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Avoid common mistakes and misconceptions about joint tenancies

by Curtis Lee | Contributor
May 7, 2022

A joint tenancy is a relatively simple and easy way to create joint ownership in property and avoid probate. But many people don't consider some of the drawbacks of using a joint tenancy. Or they misunderstand how joint tenancy works. For example, many people who create a joint tenancy assume it comes with rights of survivorship. But this isn't always true.

What someone thinks is a joint tenancy might actually be a tenancy in common. Or maybe they create a tenancy by the entirety. To illustrate, let's say Mary and Jane becomes joint owners of a property. After a few years, Jane dies, but Mary is still alive. What happens to Jane's interest in the property? Does it go to Mary or does it go to Jane's heirs? The answer to this question depends on the type of joint tenancy created by Mary and Jane.

This article will discuss the different types of joint tenancies and why understanding their differences are critical to ensuring your estate plan works as intended.

A basic overview of tenancies and joint ownership

When someone refers to a “joint tenancy” they're referring to two or more people owning the same piece of property, such as real estate or a bank account. Depending on applicable state law, there are three major types of joint property ownership that could apply to the term “joint tenancy.”

First, there's joint tenancy with rights of survivorship.

Also known as JTWRS, this is what most people are probably talking about when they say they want a “joint tenancy.” A joint tenancy with rights of survivorship usually involves two or more owners with equal ownership interests in the property. But when one of the owners dies, the deceased's legal interest in the property automatically gets distributed to the surviving owner(s). There's no need for probate to make this change in how the property is owned.

For example, Mary and Jane own a home together as joint tenants with rights of survivorship. They each have a 50% interest in the home. If Mary dies first, her 50% interest immediately transfers to Jane. Now Jane is the sole owner of the home with a 100% legal interest in it. One of the great things about a JTWRS is that it applies to almost any kind of property, such as vehicles, houses, bank accounts and investment securities.

Second, there's a tenancy in common.

Depending on the jurisdiction, this could be referred to as a joint tenancy. A tenancy in common differs from a JTWRS in that each owner may have different ownership interests in the property. However, the joint owners will usually have equal access to the jointly owned property.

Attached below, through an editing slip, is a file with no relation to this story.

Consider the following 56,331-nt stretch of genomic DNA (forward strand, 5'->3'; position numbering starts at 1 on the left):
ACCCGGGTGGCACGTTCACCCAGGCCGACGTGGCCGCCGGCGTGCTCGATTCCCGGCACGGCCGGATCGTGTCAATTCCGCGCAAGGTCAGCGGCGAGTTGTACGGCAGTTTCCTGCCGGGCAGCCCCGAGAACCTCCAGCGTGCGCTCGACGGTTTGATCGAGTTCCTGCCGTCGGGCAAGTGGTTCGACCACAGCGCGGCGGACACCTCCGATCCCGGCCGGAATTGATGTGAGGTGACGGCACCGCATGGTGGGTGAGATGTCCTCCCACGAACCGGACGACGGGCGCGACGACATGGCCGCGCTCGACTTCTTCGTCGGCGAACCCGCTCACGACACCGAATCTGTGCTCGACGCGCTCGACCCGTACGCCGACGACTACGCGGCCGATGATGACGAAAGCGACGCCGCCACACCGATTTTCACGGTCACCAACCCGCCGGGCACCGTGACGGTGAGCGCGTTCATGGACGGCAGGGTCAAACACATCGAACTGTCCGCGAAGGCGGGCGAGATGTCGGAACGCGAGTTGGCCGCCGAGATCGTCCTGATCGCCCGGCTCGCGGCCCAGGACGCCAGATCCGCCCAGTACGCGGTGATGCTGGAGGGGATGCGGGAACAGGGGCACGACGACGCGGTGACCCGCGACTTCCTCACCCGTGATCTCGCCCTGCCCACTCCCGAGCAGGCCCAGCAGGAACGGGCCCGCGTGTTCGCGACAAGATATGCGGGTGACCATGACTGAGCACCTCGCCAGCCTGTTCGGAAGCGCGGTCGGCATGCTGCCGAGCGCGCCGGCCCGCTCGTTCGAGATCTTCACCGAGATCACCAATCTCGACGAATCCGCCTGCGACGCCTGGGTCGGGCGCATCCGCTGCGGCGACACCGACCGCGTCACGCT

Another major difference is that when one of the owners dies, the deceased's interest in the property transfers to the heirs of the deceased as set out in the deceased's will. And if there's no will, the interest transfers under the applicable intestate laws.

So modifying the Mary and Jane example above, let's say Mary has a 75% interest in the property while Jane has a 25% interest. If Mary dies first, Jane doesn't automatically get Mary's 75% interest in the property. Instead, it would transfer under the terms of Mary's will, assuming she has one.

This could lead to unintended consequences for the surviving owner. If the property at issue is a business, the surviving owner now has to run the business with a brand-new business partner. If they're lucky, it's someone they know and trust who can seamlessly step into the prior owner's shoes and help run the business. If the surviving owner is unlucky, the new business partner is a complete stranger or someone they don't get along with very well.

Third, there's a tenancy by the entirety.

Only married couples can have this type of joint ownership, and it means both spouses own the property as a single entity as far as the law is concerned. So each spouse has a 100% ownership interest in the property at the same time. Tenancy by the entirety also creates a right of survivorship, similar to JTWRS.

Animated image link to our Joint Tenancy page to request joint tenancy information

In a way, a tenancy by the entirety is similar to a JTWRS, except it's for married couples. However, one major difference is that a creditor can't enforce a lien on a property subject to a tenancy by the entirety unless both spouses own the debt (although in some states, a JTWRS will have similar creditor protections). Another important difference is that many states don't recognize tenancies by the entireties. Currently, only about 25 states have tenancies by the entireties.